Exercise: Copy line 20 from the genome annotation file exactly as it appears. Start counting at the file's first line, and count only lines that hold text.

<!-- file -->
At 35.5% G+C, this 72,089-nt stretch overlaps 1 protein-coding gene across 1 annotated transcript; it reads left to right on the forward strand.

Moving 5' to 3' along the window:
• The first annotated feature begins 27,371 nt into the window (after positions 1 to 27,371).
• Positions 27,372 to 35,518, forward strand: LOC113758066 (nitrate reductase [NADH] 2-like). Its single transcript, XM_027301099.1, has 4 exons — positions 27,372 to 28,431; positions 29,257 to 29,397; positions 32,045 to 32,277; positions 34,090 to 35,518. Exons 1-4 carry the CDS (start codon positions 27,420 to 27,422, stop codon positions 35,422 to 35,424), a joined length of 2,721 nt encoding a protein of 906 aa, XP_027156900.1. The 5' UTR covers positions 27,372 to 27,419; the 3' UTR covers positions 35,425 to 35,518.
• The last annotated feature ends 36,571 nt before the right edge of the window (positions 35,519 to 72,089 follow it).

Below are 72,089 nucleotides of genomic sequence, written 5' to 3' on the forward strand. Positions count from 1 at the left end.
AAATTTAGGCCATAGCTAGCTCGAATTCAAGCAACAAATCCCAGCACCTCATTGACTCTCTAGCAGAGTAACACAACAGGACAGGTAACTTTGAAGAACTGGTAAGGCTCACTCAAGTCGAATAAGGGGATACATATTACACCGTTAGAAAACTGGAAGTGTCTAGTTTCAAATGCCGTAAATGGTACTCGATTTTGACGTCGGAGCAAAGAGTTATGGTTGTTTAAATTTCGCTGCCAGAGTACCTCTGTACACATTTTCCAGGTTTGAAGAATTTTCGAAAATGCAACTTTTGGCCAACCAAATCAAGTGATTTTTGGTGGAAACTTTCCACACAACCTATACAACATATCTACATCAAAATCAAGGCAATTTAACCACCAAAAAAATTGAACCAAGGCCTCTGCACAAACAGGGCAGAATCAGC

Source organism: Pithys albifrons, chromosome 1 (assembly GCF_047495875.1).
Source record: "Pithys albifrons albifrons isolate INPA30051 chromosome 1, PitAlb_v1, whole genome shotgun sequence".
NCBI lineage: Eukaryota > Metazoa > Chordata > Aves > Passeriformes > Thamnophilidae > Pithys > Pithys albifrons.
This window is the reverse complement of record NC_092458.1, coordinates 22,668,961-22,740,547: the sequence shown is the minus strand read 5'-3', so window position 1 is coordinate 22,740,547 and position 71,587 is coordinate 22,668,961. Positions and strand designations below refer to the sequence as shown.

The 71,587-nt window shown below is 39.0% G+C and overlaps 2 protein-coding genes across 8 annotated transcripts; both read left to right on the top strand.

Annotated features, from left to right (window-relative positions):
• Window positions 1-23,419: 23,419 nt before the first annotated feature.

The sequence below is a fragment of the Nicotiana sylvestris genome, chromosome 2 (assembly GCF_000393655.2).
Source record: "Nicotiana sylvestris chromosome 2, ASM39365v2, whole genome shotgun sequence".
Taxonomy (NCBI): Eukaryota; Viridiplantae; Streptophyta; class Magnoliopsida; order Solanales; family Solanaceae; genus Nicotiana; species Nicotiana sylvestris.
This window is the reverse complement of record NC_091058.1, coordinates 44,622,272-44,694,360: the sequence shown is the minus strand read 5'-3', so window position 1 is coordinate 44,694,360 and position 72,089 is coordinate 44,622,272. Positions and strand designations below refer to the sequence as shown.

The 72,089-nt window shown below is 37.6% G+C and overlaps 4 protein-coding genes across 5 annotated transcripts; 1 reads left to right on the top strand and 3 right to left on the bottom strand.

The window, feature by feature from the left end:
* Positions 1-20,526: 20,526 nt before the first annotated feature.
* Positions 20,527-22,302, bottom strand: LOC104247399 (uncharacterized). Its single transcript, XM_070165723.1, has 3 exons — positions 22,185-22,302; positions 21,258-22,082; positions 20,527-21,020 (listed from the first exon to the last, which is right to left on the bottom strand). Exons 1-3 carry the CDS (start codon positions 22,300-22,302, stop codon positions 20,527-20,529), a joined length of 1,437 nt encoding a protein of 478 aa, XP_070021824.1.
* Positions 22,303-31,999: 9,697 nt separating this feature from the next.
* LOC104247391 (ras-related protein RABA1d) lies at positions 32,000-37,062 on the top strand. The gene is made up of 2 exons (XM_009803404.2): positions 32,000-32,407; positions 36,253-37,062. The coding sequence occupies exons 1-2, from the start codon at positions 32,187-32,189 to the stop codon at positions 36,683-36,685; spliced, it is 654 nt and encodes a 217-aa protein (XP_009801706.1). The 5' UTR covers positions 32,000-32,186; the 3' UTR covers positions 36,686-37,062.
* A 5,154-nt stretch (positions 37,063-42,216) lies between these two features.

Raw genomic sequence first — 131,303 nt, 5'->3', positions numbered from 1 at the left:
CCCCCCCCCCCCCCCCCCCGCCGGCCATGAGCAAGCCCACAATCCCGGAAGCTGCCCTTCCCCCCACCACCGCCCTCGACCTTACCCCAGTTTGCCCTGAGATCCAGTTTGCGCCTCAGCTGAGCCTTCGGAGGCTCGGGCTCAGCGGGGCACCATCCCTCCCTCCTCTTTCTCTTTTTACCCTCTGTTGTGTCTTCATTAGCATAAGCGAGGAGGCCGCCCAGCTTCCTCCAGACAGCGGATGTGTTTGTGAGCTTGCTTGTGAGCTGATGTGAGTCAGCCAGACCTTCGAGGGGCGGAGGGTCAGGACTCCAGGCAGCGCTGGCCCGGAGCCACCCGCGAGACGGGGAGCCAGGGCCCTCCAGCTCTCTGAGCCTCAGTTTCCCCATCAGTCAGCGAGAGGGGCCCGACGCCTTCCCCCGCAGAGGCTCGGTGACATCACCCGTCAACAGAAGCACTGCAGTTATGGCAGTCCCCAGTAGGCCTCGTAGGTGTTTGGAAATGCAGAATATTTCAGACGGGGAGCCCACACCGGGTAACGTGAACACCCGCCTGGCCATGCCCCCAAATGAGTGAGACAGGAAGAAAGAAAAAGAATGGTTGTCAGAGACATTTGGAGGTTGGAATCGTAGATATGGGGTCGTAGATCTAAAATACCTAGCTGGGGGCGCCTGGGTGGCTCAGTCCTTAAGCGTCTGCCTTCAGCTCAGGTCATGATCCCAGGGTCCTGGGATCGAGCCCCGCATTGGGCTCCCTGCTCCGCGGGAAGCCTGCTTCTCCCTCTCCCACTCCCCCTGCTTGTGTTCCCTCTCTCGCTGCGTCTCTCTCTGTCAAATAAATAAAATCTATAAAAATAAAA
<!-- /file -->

The window, feature by feature from the left end: